• Airport securityTSA continues to use unscientific, unreliable program blamed for profiling

    Thousands of Transportation Security Administration (TSA) officers use so-called “behavior detection” techniques to scrutinize travelers for yawning, whistling, being distracted, arriving late for a flight, and scores of other behaviors that the TSA calls signs of deception or “mal-intent.” The officers then flag certain people for additional screening and questioning. Documents the ACLU has obtained through a Freedom of Information Act lawsuit show that the TSA itself has plenty of material showing that such techniques are not grounded in valid science — and they create an unacceptable risk of racial and religious profiling. Indeed, TSA officers themselves have said that the program has been used to do just that.

  • Real IDAirports post REAL ID deadline warning signs

    Many U.S. airports have posted signs to alert travelers that beginning 22 January 2018, the Transportation Security Administration (TSA) will begin to enforce the REAL ID requirements at airport security checkpoints. DHS says that a year from now, passengers presenting a driver’s license or identification card from states not in compliance with the REAL ID Act’s security standards — states, that is, which have not received an extension from DHS — may not be allowed to board.

  • PrivacyLegacy travel booking systems do not protect travelers’ private information

    Travel bookings worldwide are maintained in a handful of systems. The three largest — Global Distributed Systems (GDS) Amadeus, Sabre, and Travelport — administer more than 90 percent of flight reservations as well as numerous hotel, car, and other travel bookings. The most important security feature lacking from all three GDSs is a proper way to authenticate travelers.

  • Border securityRobotic lie detector for border, aviation security

    When you engage in international travel, you may one day find yourself face-to-face with border security that is polite, bilingual and responsive — and robotic. The Automated Virtual Agent for Truth Assessments in Real Time (AVATAR) is currently being tested in conjunction with the Canadian Border Services Agency (CBSA) to help border security agents determine whether travelers coming into Canada may have undisclosed motives for entering the country.

  • Airport securityTSA could save money by waiving PreCheck fees for frequent travelers

    There is an easy way to reduce lines at the airport, increase security and save the Transportation Security Administration money, according to a new study: waive the $85 fee for frequent fliers to enroll in the TSA PreCheck program, which allows pre-screened, verified travelers to go through expedited security at airports.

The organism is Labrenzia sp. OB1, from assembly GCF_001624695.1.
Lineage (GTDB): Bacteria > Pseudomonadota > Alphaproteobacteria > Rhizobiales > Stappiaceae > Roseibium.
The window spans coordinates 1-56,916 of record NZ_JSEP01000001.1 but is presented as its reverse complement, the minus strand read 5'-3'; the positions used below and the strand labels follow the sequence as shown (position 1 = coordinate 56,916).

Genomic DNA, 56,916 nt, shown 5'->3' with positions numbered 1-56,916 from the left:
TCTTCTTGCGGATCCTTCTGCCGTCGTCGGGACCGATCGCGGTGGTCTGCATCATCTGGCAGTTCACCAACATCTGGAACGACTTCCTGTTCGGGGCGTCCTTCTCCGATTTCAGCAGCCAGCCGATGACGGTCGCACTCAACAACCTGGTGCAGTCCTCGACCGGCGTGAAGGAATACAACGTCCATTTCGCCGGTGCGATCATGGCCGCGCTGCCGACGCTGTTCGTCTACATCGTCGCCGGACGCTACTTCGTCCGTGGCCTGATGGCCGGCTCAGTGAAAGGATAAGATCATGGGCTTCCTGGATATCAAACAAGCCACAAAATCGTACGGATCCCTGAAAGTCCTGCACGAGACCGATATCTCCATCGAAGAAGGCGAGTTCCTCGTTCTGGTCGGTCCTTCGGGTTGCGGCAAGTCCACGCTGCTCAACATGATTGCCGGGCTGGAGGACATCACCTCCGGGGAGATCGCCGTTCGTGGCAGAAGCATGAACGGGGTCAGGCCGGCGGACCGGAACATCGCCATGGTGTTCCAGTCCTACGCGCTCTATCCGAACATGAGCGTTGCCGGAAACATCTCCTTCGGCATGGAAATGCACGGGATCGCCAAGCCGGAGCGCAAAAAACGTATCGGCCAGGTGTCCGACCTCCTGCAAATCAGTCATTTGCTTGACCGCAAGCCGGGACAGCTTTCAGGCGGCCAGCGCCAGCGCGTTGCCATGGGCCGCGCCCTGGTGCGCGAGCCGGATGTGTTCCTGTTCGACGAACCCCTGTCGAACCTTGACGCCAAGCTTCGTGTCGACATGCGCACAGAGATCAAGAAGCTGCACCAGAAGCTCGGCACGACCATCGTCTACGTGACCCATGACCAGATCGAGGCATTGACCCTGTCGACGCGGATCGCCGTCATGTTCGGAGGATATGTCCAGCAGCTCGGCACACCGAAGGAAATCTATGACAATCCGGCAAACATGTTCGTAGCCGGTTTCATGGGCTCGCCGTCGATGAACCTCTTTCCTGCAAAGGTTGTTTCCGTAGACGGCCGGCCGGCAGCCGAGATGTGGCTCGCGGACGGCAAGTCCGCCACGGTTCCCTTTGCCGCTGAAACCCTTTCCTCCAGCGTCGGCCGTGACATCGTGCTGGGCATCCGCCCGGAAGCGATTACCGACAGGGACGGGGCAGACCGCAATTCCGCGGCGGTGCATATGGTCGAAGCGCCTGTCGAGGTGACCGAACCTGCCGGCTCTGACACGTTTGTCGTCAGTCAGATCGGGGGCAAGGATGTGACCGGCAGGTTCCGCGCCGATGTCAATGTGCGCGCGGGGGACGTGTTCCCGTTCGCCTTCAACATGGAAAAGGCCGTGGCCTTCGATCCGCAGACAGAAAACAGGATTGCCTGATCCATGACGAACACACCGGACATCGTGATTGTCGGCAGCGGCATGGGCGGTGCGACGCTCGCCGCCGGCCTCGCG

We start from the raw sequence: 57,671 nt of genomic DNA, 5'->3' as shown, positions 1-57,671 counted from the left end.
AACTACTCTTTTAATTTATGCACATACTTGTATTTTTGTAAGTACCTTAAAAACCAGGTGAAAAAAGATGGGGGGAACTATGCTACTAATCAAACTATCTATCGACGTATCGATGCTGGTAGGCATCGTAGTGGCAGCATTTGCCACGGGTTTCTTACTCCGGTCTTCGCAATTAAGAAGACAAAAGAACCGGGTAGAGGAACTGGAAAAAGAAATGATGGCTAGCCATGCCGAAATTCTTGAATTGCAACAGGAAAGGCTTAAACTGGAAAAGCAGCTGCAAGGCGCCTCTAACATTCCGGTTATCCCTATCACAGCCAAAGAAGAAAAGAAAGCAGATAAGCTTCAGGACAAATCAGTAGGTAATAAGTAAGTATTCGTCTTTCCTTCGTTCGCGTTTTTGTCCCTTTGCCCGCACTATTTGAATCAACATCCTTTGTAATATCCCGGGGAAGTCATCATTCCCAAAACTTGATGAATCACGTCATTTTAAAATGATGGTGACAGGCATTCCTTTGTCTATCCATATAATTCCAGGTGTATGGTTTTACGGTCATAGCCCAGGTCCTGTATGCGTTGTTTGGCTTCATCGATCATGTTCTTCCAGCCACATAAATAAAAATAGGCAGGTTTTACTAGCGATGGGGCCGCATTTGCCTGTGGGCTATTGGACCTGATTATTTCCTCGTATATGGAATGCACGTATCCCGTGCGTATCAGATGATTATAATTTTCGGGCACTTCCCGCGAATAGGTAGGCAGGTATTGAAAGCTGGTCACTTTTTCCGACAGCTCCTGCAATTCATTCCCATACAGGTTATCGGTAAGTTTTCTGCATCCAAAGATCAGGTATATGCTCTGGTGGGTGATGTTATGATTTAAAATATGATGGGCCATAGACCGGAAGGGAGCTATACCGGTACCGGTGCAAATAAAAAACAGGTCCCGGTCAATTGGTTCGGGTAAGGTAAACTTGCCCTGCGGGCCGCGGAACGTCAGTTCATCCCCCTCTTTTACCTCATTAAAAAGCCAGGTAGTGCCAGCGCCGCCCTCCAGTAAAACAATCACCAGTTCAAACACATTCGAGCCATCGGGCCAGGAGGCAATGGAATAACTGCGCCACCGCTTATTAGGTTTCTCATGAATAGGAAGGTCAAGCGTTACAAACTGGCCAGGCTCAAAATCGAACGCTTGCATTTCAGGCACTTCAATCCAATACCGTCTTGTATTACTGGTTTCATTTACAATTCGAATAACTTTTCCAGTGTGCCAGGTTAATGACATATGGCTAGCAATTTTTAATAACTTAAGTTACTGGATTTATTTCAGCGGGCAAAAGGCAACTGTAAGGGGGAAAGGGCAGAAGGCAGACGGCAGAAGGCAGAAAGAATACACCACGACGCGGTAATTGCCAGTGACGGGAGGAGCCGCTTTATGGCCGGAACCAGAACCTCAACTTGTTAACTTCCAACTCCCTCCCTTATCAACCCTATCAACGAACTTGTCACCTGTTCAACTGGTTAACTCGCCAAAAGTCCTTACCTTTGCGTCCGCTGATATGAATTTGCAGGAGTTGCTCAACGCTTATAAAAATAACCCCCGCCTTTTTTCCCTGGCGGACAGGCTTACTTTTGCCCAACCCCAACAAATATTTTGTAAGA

• Law enforcementPolice say they lack powers to probe phone involvement in crashes

    Four out of five collision investigators surveyed for the research indicated mobile phone involvement in non-fatal accidents was under-reported, with half agreeing the role of phones was even overlooked in fatal crashes. Police officers are worried they lack the right powers and resources properly to investigate whether a mobile phone was being used by a driver at the time of a crash, a new study has found.

  • AviationColombia plane crash: how can people survive deadly air disasters?

    By Graham Braithwaite

    A plane crash in Colombia has killed 71 people including most of one of Brazil’s top football teams, leaving just six survivors. While the investigation may take some time to reveal the factors behind the accident, the distressingly high – but not total – number of fatalities raises the question of how some people are able to survive such a devastating disaster. When an accident occurs, what is it that determines that some passengers survive when many others on the same flight do not?

  • Port securityCybersecurity to bolster safe transfer of hazardous liquids at ports

    The U.S. Coast Guard (USCG) oversees approximately 800 waterfront facilities that, among other activities, transfer hazardous liquids between marine vessels and land-based pipelines, tanks or vehicles. These “maritime bulk liquid transfers” increasingly rely on computers to operate valves and pumps, monitor sensors, and perform many other vital safety and security functions. This makes the whole system more vulnerable to cybersecurity issues ranging from malware to human error, and is the reason behind a new voluntary cybersecurity guide for the industry.